Plutarch  Parallel Lives (Second century A.D.) (Selections)
Plutarch pairs biographies of famous men, one Greek, one Roman, to illuminate their character. We picked it because it gives students a vibrant narrative view of ancient Greek and Roman culture, it examines what it means to be “good,” and as a commentary on leadership, it influenced the writers of The Federalist Papers.


Alexander Pope  Essay on Criticism (1711)
This is the only English verse on our list. Pope’s poem begins with a warning that incompetent criticism poses a greater danger than poor creative writing. The latter “tries our patience,” but poor judgment
offered up authoritatively can “mis-lead our Sense.” The Essay on Criticism can be read hurriedly and with no profit, but for the reader who pays attention, it is a font of good insight. We picked it because it emphasizes the need for a moral seriousness in the critical inquiries that lie ahead for the college student, it is one of those rare works that fully embodies the strictures it lays down, and it just might help some students improve their writing.


The great novel about the Soviet Gulag. Students should know what Communism inflicted upon the Russian people, and remember that the children of the Gulag guards still rule in Putin’s Russia. The novel, beyond that, tells of the survival of some human decency and compassion within one of the most brutal prisons ever devised by man. We picked this book to allow students to consider that man’s inhumanity to man is very great—but not the entire story.


William Shakespeare  Julius Caesar (c. 1599)
This play once was and should still be a standard part of the high school English curriculum, but it is not. We picked it to restore a vital literary reference point, to invite students to think about demagoguery and the willingness of people to sacrifice freedom to follow a charismatic leader, and to urge students to reflect on conflicts between personal loyalty and public duty.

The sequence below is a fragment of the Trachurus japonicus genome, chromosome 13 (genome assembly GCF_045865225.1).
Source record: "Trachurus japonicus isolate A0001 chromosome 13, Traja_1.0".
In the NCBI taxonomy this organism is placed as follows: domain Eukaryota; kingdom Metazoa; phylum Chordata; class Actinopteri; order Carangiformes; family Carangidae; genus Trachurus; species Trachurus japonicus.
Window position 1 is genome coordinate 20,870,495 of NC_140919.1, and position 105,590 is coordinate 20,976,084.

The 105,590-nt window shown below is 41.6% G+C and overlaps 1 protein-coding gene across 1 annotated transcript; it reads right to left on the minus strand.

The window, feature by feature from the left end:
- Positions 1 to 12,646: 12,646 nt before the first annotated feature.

This play offers one of Shakespeare’s great villains, who despite his awful deeds somehow wins a share of our sympathy. We picked it because it is English literature’s best portrayal of political manipulation and cunning self-advancement, which are qualities that students need to be on guard against in college no less than in the rest of life. 


William Shakespeare  Henry V (c. 1598)
This play is about the maturation of a king and his extraordinary success on the battlefield. The St. Crispin’s Day speech is one that every student should know. We picked Henry V because it is the richest of Shakespeare’s history plays. It has profound things to say about the responsibilities of leadership. 


Major Barbara Undershaft of the Salvation Army wishes to do well in the world, with a pure heart—and finds that her good deeds end up financed by millionaires who make their profit from drink and guns. College students will benefit from reading Shaw’s wicked commentary on the compromises young idealists must make with the world.


Sir Gawain goes on a heroic quest to the castle of the Green Knight—and discovers that he is not as heroic as he thought he was. Fourteenth-century men were quite aware that the self-confidently virtuous could be tempted from honor and virtue, and students can learn that their much-vilified medieval forefathers had wisdom still apposite today.


Stegner’s novel tells of the American frontier, Victorian culture in America, and the struggle to make both life and art from the harsh materials of the American West—and Stegner’s use of the actual letters of Mary Hallock Foote within his novel can introduce students to the idea that literary appropriation of documentary materials is often truer to the novelist’s vision than to history. This is also an environmentalist novel as it should be done—not mawkish hagiography of nature, but an exact study of how the characters’ actions and souls are shaped by the land of the West.


Robert Louis Stevenson  A Footnote to History:  Eight Years of Trouble in Samoa (1892)